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Progressive archiving: theoretical and practical implications for documentary linguistics
|Title:||Progressive archiving: theoretical and practical implications for documentary linguistics|
|Issue Date:||02 Mar 2013|
|Description:||Archiving is regarded as an indispensable aspect of language documentation, because records of endangered languages should not be at risk (Bird & Simons 2003), and to enable access to those records by a variety of users and disciplines (Himmelmann 1998). While language documentation has been theorised (e.g. Himmelmann 1998, Woodbury 2011) and there is vigorous discussion about its goals and practices, there has been little theorisation about the interrelationship between archiving and documentation. |
Currently, the Endangered Languages Archive (ELAR) at SOAS is developing policies and systems for “progressive depositing”, where documenters (and others) can submit materials to the archive in various stages of completeness as projects and activities progress. Although early depositing is already encouraged as good practice (Johnson 2004: 145), once systematised it would have deep-running implications for documentation theory and practice. Documenters depositing early outputs of projects will need to design and maintain metadata earlier in their workflow than is typically done at present, including collecting access restrictions which may themselves change over time. The value of “metadocumentation” - contextualising information and explicit descriptions accounting for the nature of materials as they appear in the archive over time (Austin 2010:28, Author 2010:196) - will be highlighted. Metadocumentation describing relationships between various versions and tranches of resources would become paramount. To retain the integrity and readability of a documentary collection expanding over time, the identity, naming, structures and relationships between materials will need to be carefully managed. This would emphasise the role of data management in documentary work, place documenters and archives into a closer partnership, and expose documenters to principles and techniques of corpus linguistics (Cox 2011). Metadocumentation would also describe, for example, how the documenter’s understanding and representations of the language change during the project.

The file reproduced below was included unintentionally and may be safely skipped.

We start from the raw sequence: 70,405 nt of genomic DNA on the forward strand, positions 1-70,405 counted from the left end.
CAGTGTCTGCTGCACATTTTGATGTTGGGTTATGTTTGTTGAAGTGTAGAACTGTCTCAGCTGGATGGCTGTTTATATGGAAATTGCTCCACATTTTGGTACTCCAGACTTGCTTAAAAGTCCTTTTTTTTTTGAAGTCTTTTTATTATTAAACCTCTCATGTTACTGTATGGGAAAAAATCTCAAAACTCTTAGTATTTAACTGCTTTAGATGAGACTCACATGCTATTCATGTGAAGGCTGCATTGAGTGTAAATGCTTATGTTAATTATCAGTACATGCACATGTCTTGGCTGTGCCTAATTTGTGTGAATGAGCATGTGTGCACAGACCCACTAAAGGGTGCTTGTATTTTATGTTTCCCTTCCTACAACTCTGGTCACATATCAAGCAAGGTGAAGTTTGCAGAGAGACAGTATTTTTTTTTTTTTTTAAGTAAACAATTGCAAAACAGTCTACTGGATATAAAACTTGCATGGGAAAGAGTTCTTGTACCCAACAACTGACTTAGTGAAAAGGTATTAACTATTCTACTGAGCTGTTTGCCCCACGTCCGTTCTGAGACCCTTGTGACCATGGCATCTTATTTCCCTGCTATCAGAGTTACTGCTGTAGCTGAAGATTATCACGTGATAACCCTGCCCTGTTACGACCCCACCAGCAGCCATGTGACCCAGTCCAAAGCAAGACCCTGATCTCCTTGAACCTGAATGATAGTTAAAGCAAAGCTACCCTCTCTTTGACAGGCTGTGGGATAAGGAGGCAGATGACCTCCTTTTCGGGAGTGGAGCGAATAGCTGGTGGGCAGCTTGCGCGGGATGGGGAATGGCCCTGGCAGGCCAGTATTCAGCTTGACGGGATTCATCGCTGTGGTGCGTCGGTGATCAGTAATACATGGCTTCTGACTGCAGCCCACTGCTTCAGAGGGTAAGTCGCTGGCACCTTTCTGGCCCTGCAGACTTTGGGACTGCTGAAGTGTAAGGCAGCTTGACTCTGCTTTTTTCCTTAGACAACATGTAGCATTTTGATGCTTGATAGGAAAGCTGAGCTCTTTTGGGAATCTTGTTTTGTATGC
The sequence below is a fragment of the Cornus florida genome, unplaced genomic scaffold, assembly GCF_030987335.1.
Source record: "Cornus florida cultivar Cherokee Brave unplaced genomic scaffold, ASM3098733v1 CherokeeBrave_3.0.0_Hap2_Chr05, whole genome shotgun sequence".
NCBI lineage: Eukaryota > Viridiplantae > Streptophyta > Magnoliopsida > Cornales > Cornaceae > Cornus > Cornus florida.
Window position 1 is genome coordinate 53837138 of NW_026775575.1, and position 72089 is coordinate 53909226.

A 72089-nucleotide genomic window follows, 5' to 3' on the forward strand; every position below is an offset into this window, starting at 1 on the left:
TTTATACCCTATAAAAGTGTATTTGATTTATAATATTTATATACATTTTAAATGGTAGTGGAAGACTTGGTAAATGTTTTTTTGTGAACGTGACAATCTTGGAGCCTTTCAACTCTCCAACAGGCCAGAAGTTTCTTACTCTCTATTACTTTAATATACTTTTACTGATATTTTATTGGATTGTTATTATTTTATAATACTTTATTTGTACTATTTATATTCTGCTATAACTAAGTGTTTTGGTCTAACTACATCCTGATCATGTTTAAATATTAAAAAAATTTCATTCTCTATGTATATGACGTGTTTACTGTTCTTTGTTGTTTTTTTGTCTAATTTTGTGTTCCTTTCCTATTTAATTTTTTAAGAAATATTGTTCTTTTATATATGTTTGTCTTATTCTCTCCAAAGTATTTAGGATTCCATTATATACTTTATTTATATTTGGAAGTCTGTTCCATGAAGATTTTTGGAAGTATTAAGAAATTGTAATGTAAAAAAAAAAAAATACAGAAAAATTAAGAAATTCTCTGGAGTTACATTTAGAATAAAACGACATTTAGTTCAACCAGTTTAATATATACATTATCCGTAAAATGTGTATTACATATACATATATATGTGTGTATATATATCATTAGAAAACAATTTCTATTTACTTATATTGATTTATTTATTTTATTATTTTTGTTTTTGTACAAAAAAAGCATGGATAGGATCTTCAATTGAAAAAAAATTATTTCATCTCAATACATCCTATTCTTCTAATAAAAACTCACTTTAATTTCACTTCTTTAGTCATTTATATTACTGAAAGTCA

Other benefits include documenters receiving earlier and ongoing feedback from both the archive and from others who would have earlier access to materials. By changing perspectives of archiving from “finality” and “comprehensiveness” to open and evolutionary, a major disincentive to broader types of depositing (including from community members) is attenuated, and there is more scope for a variety of disciplines and people, including community members, to view progress and to engage with projects. A fully progressive depositing model would also have far-reaching implications for, and demands on, archives, but the potential benefits for documentation, for broader research and for language communities all seem to be positive.
|Rights:||Creative Commons Attribution-Noncommercial-Share Alike 3.0 Unported|
|Appears in Collections:||3rd International Conference on Language Documentation and Conservation (ICLDC)|
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